The 7th Guest, published in 1993 by Virgin Games, is a video-based puzzle computer game, not unlike The Fool's Errand and predating Myst. It was one of the first computer video games to be released only on CD-ROM. The 7th Guest is a horror story told from the unfolding perspective of the player, as an amnesiac. The game received a great amount of press attention for making live action video clips a core part of its gameplay, for its unprecedentedly large amount of pre-rendered 3D graphics, and for its adult content. In addition, the game was very successful, with over two million copies sold, and is widely-regarded as a killer app that accelerated the sales of CD-ROM drives.
The game is played by wandering the mansion
, solving logic puzzles and watching videos that further the story. The main antagonist, Stauf, is an ever-present menace, taunting the player with clues, mocking the player as they fail his puzzles ("We'll all be dead by the time you solve this!"), and expressing displeasure when the player succeeds ("Don't think you'll be so lucky next time!").
A moderately complex plot of manipulation and sin is played out by actors through film clips as you progress between rooms by solving twenty-one puzzles of shifting nature and increasing difficulty. The first puzzles most players encounter is either one where players must select the right interconnected letters inside the lens of a telescope to form a coherent sentence; or a relatively simple cake puzzle, where the player has to divide the cake evenly into six pieces, each containing the same number of decorations. Other puzzles include mazes, chess problems, logical deductions, Simon-style pattern-matching, word manipulations, and even an extremely difficult game of Infection similar to Reversi that utilizes an AI (and would later go on to make an encore appearance in the sequel). For players who need help or simply cannot solve a particular puzzle, there is a hint book in the library of the house. The first two times the book is consulted about a puzzle, the book gives clues about how to solve the puzzle; on the third time, the book simply completes the puzzle for the player so that the player can proceed through the game. Although the game's manual states that there may be consequences for using the hint book, the hint book can be used without penalty for all but the final puzzle.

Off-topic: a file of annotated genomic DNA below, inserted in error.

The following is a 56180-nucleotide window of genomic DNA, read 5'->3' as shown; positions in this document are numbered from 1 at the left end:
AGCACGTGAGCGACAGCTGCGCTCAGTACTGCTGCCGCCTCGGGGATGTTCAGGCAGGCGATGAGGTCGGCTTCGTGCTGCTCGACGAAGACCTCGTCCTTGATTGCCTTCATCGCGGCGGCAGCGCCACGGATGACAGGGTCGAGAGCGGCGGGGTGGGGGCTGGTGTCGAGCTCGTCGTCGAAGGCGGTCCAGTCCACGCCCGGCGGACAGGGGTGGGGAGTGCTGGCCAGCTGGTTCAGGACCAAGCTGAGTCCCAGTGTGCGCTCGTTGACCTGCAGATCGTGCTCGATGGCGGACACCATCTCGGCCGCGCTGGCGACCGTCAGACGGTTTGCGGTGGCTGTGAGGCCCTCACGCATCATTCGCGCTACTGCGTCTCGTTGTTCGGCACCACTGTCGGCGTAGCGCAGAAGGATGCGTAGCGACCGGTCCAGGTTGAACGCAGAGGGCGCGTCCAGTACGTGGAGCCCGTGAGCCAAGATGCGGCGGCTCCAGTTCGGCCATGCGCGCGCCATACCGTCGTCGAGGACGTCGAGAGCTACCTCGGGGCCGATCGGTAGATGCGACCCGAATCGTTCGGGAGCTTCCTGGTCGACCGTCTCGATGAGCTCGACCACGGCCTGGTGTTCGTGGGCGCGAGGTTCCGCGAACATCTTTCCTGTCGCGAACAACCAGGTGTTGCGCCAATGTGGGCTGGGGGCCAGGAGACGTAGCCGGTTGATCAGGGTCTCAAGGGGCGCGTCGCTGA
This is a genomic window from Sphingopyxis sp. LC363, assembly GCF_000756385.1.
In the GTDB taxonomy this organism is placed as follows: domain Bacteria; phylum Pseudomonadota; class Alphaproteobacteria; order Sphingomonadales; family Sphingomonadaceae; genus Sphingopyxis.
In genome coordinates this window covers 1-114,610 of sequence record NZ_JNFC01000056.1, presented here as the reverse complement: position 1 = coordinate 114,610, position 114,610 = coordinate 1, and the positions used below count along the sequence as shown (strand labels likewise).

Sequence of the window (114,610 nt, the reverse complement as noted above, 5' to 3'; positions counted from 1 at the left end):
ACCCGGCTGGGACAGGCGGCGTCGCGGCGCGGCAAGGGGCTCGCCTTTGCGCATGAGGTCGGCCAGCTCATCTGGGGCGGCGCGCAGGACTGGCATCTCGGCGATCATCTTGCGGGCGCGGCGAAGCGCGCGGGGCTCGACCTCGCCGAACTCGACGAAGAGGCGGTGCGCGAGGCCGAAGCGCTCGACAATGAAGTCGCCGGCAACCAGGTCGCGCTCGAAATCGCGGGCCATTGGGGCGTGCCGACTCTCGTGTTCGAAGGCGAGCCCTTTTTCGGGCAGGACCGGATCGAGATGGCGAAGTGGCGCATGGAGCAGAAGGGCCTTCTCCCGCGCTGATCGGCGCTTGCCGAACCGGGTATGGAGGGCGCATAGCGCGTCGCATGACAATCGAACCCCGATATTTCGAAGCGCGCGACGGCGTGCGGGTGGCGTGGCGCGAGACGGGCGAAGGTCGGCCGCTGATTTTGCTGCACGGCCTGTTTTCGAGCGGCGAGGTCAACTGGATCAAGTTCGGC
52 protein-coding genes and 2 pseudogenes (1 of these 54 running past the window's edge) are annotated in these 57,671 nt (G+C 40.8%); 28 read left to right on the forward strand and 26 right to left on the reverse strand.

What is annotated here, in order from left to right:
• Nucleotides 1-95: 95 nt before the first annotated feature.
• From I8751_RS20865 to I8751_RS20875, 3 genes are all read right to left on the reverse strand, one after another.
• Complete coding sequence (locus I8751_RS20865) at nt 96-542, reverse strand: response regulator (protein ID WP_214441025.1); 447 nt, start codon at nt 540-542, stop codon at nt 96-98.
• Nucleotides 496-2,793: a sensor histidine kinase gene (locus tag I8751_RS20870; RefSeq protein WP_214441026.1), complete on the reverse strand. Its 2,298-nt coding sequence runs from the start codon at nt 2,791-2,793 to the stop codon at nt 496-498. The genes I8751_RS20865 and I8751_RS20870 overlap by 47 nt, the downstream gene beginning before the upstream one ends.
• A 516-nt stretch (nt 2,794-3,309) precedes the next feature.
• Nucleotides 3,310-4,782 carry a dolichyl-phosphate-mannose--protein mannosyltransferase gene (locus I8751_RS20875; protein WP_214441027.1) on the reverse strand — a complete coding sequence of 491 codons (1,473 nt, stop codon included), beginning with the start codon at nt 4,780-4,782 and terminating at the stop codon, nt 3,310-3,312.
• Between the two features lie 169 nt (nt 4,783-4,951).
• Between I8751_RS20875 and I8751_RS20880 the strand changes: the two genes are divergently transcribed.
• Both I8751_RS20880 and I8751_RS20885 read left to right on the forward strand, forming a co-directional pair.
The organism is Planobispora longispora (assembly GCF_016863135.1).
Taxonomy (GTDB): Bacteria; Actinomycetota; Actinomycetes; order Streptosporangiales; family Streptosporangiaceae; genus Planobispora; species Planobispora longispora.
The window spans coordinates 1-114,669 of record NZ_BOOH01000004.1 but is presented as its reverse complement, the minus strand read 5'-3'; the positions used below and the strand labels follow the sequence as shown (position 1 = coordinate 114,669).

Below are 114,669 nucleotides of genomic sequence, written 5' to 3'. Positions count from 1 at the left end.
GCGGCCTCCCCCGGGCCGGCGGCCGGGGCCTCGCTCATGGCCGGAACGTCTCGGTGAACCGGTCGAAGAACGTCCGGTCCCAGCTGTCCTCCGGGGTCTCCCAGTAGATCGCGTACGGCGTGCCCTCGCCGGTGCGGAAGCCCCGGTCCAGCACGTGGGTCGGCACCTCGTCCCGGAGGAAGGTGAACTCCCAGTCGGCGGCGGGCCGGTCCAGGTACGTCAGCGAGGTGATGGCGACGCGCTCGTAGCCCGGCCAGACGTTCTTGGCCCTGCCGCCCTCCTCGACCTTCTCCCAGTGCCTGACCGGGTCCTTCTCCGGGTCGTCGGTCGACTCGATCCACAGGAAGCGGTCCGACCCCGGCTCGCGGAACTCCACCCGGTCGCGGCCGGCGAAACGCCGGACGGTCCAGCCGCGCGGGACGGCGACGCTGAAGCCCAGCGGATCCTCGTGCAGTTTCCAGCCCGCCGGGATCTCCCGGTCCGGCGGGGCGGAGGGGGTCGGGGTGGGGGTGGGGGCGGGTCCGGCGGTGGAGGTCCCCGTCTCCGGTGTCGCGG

The 7th Guest was the first game for the PC platform to be available only on CD-ROM, since it was too large to be distributed on floppy disks: it came on 2 CDs. Removing some of the large movies and videos wasn't an option as they were essential to the gameplay. This game, along with LucasArts' Star Wars: Rebel Assault and Brøderbund's Myst, helped promote the adoption of CD drives, which were not yet common. The game's POV footage of walking through the house was originally planned as live-action video in a practical set, but the idea was abandoned after pre-rendered 3D sequences proved feasible and more cost-effective .
Old Man Stauf built a house, and filled it with his toys
Six guests were invited one night, their screams the only noise
Blood inside the library, blood right up the hall
Dripping down the attic stairs, hey guests, try not to fall
Nobody came out that night, not one was ever seen
But Old Man Stauf is waiting there, crazy, sick, AND MEAN!
The story revolves around a man named Henry Stauf. Stauf was a no one; like so many during the Great Depression
, he had no money, and became a simple drifter and thief. But one night, in the town of Harley-on-the-Hudson, he murdered a helpless woman on the way home from choir practice, beating her on the head with a hammer, so as to steal her purse. He was forced to sink even lower, truly a pathetic wretch. But, as he was sleeping later that night, he had a dream, a vision, of a doll so beautiful that he had to make it for himself. And he did, working without rest, until it was indistinguishable from the one in his dream. Afterwards, he went to a bar in town. The owner saw the doll and said his daughter would love it, and Stauf offered it to him. In return, the owner offered Stauf food and a place to stay.
That night, Stauf had another vision, and another, and another, and continued to build these toys just as he saw them, continually selling them for a tidy profit. Soon enough, he was able to open up a shop, because every child in the town and outside of it wanted a Stauf toy. "A Stauf toy is a toy for life," they said, and "no two are alike." Stauf's toymaking empire reached its zenith, however, when a mysterious virus started killing the children. Doctors did all they could, but nothing could be done to save them. Meanwhile, Stauf, acting upon one last vision, built for himself a large mansion; a strange mansion, one that frightened people.
He wasn't heard from again for quite some time, until one day, invitations were sent out to six individuals inviting them to stay at the Stauf mansion for the night, with promises of granting them their greatest, fondest wishes.
The game begins inside the house some time after the night of the "party", and puts players in the shoes of an unexplained protagonist known only as "Ego." Ego himself doesn't appear to know why he's there, or who he is, but as he explores the house, he witnesses ghostly reenactments of that fateful night so long ago, solving the same puzzles that the guests had to solve, as he tries to piece everything together.